“I had a mother that told me to dream early on,” Smith told a packed ballroom at a downtown Tampa hotel on Monday morning. “She told me to eliminating the word ‘can’t’ from my vocabulary, that I could do anything I wanted to do. I started dreaming early.”
Smith has realized his biggest dreams, most recently when he was named the new head coach of the Tampa Bay Buccaneers. For that he can also thank Dr. Martin Luther King, Jr. Smith’s mother told him to dream; King helped create a society where he could thrive.
Monday’s hotel gathering – on the occasion of Martin Luther King, Jr. Day – was the 34th Annual Rev. Dr. Martin Luther King, Jr. Leadership Breakfast conducted by the Tampa Organization of Black Affairs (TOBA). Following a long line of distinguished speakers, Smith was a surprise guest. The Buccaneers’ new leader had accepted an invitation from TOBA just last week and was making his first public appearance in the Bay area since taking over the Bucs’ reins.
TOBA happily stages its annual breakfast very early in the morning (6:45 a.m. ), on what is a day off for many, in a very busy week at One Buccaneer Place that includes preparations for the Senior Bowl. Smith did not hesitate to attend the event, however, seeking both to make a connection with the Bay area community and to honor one of America’s most important and influential figures.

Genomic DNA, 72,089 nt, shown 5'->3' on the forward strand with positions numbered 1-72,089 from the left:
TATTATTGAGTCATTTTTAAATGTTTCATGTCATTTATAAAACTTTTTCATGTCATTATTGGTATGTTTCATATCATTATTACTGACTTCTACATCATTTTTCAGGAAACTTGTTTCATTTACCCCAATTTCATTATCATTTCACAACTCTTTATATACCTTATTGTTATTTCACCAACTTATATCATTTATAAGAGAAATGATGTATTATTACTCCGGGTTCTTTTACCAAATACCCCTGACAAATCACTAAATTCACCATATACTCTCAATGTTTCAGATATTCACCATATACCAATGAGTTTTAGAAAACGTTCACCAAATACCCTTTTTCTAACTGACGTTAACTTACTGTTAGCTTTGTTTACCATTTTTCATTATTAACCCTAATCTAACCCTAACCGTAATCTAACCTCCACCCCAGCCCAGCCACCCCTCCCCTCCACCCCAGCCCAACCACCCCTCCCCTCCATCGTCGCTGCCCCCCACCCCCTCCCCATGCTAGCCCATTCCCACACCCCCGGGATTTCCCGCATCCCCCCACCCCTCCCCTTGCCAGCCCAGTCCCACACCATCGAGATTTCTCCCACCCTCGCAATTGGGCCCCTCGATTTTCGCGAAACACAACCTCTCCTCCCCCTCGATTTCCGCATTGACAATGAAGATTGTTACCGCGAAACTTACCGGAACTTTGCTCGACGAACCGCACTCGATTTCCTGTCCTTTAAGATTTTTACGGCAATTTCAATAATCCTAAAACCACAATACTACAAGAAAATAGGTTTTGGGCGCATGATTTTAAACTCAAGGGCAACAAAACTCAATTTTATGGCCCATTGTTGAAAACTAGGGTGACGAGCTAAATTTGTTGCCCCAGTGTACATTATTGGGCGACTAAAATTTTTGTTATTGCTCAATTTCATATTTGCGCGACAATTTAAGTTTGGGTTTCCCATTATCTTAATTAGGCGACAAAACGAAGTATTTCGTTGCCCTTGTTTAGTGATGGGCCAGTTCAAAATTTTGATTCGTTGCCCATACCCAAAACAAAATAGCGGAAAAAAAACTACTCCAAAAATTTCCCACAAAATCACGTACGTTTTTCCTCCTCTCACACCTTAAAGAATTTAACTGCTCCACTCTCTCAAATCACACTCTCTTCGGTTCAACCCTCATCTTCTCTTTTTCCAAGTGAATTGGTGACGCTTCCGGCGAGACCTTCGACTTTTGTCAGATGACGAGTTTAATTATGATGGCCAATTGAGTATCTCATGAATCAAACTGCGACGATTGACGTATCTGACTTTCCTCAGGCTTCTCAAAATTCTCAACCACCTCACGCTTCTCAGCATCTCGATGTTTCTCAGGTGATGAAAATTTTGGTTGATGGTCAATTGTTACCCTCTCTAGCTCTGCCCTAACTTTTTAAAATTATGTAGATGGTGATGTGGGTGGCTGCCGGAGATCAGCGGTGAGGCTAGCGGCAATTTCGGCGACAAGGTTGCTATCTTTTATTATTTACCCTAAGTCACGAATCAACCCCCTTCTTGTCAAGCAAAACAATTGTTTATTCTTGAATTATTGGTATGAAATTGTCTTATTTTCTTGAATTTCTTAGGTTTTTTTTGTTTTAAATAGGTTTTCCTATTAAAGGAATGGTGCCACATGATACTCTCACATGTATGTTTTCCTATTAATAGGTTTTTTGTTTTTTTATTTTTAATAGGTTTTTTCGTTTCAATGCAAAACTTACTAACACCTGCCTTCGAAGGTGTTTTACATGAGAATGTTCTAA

“The sacrifices of people like Dr. King put me in a position that I’m in today,” said Smith, who in 2006 joined Tony Dungy as the first black head coaches to lead their teams to the Super Bowl. “It’s only fitting that I was able to be here today. I’ve benefitted so much from what he started. I’m living proof of his words – that we can be judged by the content of our character.”
Smith took the podium last and was greeted with a standing ovation. In addition to sharing his thoughts on Dr. King and the local community, Smith also asked those in attendance to get behind the Buccaneers again, saying the words the crowd wanted to hear:
“We will be relentless in our pursuit of bringing the Super Bowl trophy back to Tampa.”